Tampa Bay has the pieces to 'win now,' but it will take execution for that to happen.
Fall: It's not always sunny in
The reigning champs won't play like it in 2012, in my opinion.
The Ravens have lost a great chunk of their Super Bowl team this offseason, and could even be thought of as a team that's very close to completely rebuilding. It's smart, because the Ravens weren't getting any younger, but it won't help their 2013 squad.
S Ed Reed, S Bernard Pollard, LB Ray Lewis, LB Paul Kruger, LB Dannell Ellerbe, WR Anquan Boldin—all gone.
Sure, their franchise QB Joe Flacco remains, after receiving a $120.6 million, 6-year contract, the most expensive contract in NFL history. And there's also that running back named Ray Rice you may have heard of. Lastly, I'd be remiss to leave out WR Jacoby Jones out of this mix, who had 855 yards and 8 TDs last season, which is very respectable but not flashy.
Yet, outside of that trio, the Ravens really aren't that scary on offense. They are middle-of-the-pack. Last season, the Ravens finished 16th in yards per game (352.5) and 10th in points per game (24.9).
There were times when the Ravens just didn't seem SB-worthy in 2012, losing to the Eagles (4-12) in Week 2 and nearly (should've) lost to the San Diego Chargers in Week 12—saved by a ridiculous 4th-and-long dump-off to Ray Rice.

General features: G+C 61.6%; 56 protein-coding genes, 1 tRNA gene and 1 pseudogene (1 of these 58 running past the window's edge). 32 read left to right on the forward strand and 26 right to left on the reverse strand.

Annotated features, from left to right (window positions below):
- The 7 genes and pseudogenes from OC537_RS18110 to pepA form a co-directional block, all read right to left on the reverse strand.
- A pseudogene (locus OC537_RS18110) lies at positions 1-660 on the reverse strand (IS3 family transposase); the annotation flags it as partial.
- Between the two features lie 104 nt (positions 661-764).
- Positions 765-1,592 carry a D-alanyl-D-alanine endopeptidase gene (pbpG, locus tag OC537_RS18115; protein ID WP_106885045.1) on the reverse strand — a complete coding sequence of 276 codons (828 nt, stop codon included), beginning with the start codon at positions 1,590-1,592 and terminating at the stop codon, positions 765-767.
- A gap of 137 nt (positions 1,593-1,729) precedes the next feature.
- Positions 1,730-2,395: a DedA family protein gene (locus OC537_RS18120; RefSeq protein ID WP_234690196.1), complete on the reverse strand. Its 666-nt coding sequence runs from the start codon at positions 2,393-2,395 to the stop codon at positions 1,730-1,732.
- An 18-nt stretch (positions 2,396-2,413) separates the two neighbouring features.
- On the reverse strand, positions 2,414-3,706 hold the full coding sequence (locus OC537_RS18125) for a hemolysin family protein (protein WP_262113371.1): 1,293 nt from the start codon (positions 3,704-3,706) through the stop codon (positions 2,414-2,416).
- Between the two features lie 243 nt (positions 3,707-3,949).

On defense, the Ravens were just as 'so-so,' finishing the regular season 17th in yards allowed per game (350.9) and tied with the Giants for 20th in points allowed per game (21.5).
This, when the Ravens had their staple players and motivation via Ray Lewis.
In the offseason, Baltimore has added DT Chris Canty, S Michael Huff, and DE Marcus Spears. However, the Ravens have failed to get much younger on D, as all three are 30 years of age.
They have their championship, so now may be the time to build for the future, so HC John Harbaugh can see another.
Dishonorable Mention: Oakland Raiders
I'm sorry Black-and-Silver faithful—I mean it, please don't injure me.
But let's be honest, your probable QB is the definition of unproven, Matt Flynn, who has started just two games in his career. His only real competition is a 4th round selection from a draft with a weak QB class: Tyler Wilson.
With Carson Palmer, the Raiders actually finished 18th in yards per game (344), yet 26th in points scored per game (18.1). The defense was just as bad: 18th in yards allowed per game (354.5) and 28th in points allowed (27.7). Yes, the Raiders finished just 4-12, but I believe this season could be even worse.
This is just a roster that lacks talent; their one saving grace in RB Darren McFadden can't stay on the field long enough to make an impact.